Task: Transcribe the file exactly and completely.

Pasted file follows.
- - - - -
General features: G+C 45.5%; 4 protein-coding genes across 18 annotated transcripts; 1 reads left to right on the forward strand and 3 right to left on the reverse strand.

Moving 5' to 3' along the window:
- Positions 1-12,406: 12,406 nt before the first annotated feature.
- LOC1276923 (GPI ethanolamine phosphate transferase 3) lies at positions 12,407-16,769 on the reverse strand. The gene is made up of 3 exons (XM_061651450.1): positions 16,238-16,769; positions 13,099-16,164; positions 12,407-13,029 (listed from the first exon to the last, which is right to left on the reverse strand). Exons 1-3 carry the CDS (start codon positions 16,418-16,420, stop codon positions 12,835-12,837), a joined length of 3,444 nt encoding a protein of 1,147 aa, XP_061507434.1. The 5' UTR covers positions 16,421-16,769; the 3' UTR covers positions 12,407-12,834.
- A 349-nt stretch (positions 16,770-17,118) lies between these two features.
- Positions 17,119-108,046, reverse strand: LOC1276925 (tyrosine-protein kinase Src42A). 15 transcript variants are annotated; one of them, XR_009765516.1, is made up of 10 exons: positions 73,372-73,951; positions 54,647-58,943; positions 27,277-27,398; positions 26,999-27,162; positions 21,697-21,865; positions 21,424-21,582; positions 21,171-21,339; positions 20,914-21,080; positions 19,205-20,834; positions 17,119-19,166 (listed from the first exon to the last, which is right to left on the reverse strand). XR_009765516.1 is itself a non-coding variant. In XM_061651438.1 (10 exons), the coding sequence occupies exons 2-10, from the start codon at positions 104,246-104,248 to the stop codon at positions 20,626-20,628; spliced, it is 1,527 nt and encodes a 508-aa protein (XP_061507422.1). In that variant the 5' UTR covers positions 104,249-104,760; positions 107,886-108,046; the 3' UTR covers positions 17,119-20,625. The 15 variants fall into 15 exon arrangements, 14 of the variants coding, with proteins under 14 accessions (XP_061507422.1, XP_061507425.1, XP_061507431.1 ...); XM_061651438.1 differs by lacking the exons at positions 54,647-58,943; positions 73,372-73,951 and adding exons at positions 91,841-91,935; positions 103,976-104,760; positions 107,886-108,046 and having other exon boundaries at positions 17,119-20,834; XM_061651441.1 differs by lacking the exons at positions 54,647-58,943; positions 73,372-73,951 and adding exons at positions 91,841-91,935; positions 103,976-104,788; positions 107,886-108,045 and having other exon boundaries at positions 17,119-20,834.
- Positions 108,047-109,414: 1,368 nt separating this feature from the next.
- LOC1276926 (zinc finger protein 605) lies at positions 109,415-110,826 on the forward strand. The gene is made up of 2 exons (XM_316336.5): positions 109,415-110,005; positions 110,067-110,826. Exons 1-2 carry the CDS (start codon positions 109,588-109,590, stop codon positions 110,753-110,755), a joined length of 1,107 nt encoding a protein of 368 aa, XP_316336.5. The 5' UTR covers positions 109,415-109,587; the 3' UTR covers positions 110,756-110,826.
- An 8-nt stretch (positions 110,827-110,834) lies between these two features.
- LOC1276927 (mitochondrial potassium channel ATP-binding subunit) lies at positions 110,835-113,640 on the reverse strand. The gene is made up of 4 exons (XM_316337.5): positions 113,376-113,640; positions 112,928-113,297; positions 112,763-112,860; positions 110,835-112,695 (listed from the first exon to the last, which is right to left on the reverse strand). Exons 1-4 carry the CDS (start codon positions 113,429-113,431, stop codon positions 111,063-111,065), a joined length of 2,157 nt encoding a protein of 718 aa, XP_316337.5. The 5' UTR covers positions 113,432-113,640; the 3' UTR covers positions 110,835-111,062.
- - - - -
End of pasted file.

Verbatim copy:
General features: G+C 45.5%; 4 protein-coding genes across 18 annotated transcripts; 1 reads left to right on the forward strand and 3 right to left on the reverse strand.

Moving 5' to 3' along the window:
- Positions 1-12,406: 12,406 nt before the first annotated feature.
- LOC1276923 (GPI ethanolamine phosphate transferase 3) lies at positions 12,407-16,769 on the reverse strand. The gene is made up of 3 exons (XM_061651450.1): positions 16,238-16,769; positions 13,099-16,164; positions 12,407-13,029 (listed from the first exon to the last, which is right to left on the reverse strand). Exons 1-3 carry the CDS (start codon positions 16,418-16,420, stop codon positions 12,835-12,837), a joined length of 3,444 nt encoding a protein of 1,147 aa, XP_061507434.1. The 5' UTR covers positions 16,421-16,769; the 3' UTR covers positions 12,407-12,834.
- A 349-nt stretch (positions 16,770-17,118) lies between these two features.
- Positions 17,119-108,046, reverse strand: LOC1276925 (tyrosine-protein kinase Src42A). 15 transcript variants are annotated; one of them, XR_009765516.1, is made up of 10 exons: positions 73,372-73,951; positions 54,647-58,943; positions 27,277-27,398; positions 26,999-27,162; positions 21,697-21,865; positions 21,424-21,582; positions 21,171-21,339; positions 20,914-21,080; positions 19,205-20,834; positions 17,119-19,166 (listed from the first exon to the last, which is right to left on the reverse strand). XR_009765516.1 is itself a non-coding variant. In XM_061651438.1 (10 exons), the coding sequence occupies exons 2-10, from the start codon at positions 104,246-104,248 to the stop codon at positions 20,626-20,628; spliced, it is 1,527 nt and encodes a 508-aa protein (XP_061507422.1). In that variant the 5' UTR covers positions 104,249-104,760; positions 107,886-108,046; the 3' UTR covers positions 17,119-20,625. The 15 variants fall into 15 exon arrangements, 14 of the variants coding, with proteins under 14 accessions (XP_061507422.1, XP_061507425.1, XP_061507431.1 ...); XM_061651438.1 differs by lacking the exons at positions 54,647-58,943; positions 73,372-73,951 and adding exons at positions 91,841-91,935; positions 103,976-104,760; positions 107,886-108,046 and having other exon boundaries at positions 17,119-20,834; XM_061651441.1 differs by lacking the exons at positions 54,647-58,943; positions 73,372-73,951 and adding exons at positions 91,841-91,935; positions 103,976-104,788; positions 107,886-108,045 and having other exon boundaries at positions 17,119-20,834.
- Positions 108,047-109,414: 1,368 nt separating this feature from the next.
- LOC1276926 (zinc finger protein 605) lies at positions 109,415-110,826 on the forward strand. The gene is made up of 2 exons (XM_316336.5): positions 109,415-110,005; positions 110,067-110,826. Exons 1-2 carry the CDS (start codon positions 109,588-109,590, stop codon positions 110,753-110,755), a joined length of 1,107 nt encoding a protein of 368 aa, XP_316336.5. The 5' UTR covers positions 109,415-109,587; the 3' UTR covers positions 110,756-110,826.
- An 8-nt stretch (positions 110,827-110,834) lies between these two features.
- LOC1276927 (mitochondrial potassium channel ATP-binding subunit) lies at positions 110,835-113,640 on the reverse strand. The gene is made up of 4 exons (XM_316337.5): positions 113,376-113,640; positions 112,928-113,297; positions 112,763-112,860; positions 110,835-112,695 (listed from the first exon to the last, which is right to left on the reverse strand). Exons 1-4 carry the CDS (start codon positions 113,429-113,431, stop codon positions 111,063-111,065), a joined length of 2,157 nt encoding a protein of 718 aa, XP_316337.5. The 5' UTR covers positions 113,432-113,640; the 3' UTR covers positions 110,835-111,062.